Panasonic to Sell TV Panel Factory to New Japan Display Venture

Japan Display, a tie-up between Hitachi, Sony, Toshiba and the Japanese government, will install a small-screen line at the factory.

By Jay Alabaster
Tue, November 15, 2011

IDG News Service — Panasonic said Tuesday it will sell one of its main domestic TV panel factories to a new joint venture focused on producing smaller screens, as Japan's big-name manufacturers continue to seek relief from deep losses in their display businesses.

The move comes as part of a broader restructuring plan for Panasonic's overall television business, which like its peers' is deeply in the red. The company said last month it would scale back its manufacturing in an attempt to become profitable by next fiscal year. After the sale, which is to be finalized in April of 2012, it will have one domestic plant remaining.

Japan Display, the new venture that will acquire the factory, will be comprised of the small display subsidiaries of Hitachi, Sony and Toshiba, backed by a US$2.6 billion investment from a government-funded investment firm, Innovation Network Corporation of Japan (INCJ). The companies said Tuesday they had finalized plans to launch the new company in Spring of next year, as earlier announced.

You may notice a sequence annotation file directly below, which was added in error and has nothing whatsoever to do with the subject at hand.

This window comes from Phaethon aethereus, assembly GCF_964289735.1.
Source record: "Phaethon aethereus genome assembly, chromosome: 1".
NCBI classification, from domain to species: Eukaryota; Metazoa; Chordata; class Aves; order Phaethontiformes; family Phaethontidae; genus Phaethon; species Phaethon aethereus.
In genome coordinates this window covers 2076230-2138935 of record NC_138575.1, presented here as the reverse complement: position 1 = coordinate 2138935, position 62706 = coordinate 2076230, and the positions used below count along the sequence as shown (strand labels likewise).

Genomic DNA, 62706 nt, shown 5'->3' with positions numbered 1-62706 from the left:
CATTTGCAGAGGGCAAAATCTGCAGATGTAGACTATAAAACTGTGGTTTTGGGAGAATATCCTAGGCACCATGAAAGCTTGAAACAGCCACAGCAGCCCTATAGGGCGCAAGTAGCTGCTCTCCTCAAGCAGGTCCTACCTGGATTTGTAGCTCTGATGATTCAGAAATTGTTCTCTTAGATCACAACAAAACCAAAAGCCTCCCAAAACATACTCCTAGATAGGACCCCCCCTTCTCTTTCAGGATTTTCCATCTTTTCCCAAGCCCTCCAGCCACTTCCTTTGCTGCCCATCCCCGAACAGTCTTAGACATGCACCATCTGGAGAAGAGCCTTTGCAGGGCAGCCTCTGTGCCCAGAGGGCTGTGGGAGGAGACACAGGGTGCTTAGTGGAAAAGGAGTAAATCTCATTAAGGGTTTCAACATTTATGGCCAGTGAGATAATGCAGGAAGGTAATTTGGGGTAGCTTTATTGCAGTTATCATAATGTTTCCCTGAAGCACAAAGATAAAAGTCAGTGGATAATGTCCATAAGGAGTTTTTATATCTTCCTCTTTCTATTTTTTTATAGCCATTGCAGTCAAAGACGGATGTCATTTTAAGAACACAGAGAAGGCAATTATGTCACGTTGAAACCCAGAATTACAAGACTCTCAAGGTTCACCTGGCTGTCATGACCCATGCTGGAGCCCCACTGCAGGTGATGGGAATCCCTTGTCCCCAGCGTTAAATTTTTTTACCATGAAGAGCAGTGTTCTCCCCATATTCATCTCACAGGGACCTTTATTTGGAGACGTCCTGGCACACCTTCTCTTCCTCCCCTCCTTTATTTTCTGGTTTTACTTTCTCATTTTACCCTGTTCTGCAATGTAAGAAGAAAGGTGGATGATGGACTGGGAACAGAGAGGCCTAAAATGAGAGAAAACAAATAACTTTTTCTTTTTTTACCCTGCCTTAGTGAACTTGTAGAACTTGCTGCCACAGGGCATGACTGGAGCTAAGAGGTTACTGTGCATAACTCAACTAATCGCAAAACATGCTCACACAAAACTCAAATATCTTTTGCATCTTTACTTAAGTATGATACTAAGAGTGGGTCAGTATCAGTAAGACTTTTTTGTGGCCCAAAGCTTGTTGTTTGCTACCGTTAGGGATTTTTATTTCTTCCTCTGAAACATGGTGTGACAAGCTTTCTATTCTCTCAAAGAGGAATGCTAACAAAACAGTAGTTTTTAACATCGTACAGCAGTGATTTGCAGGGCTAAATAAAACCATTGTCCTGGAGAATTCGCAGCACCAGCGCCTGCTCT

Panasonic said it will sell its LCD TV factory located in Chiba, east of Tokyo to Japan Display for an undisclosed sum. INCJ said the new venture will build a new production line for small displays at the factory, it said Tuesday.

Japan's prominent electronics companies are struggling to revive their TV and panel businesses, under pressure from recent record highs in the yen and foreign competition from rivals like Samsung and Vizio. Sony said earlier this month it now expects over a billion-dollar loss for the current fiscal year, after early predicting a profit, due in large part to its television woes.

With panels largely commoditized, domestic manufacturers have attempted to increase profits through technologies that offer glasses-free 3D and super high resolution, but have had little success so far.

Sharp is revamping some of its large-screen TV lines to make smaller panels for phones and tablets, a transformation similar to that planned at the Panasonic plant, although Sharp is making its changes internally.

Our Commenting Policies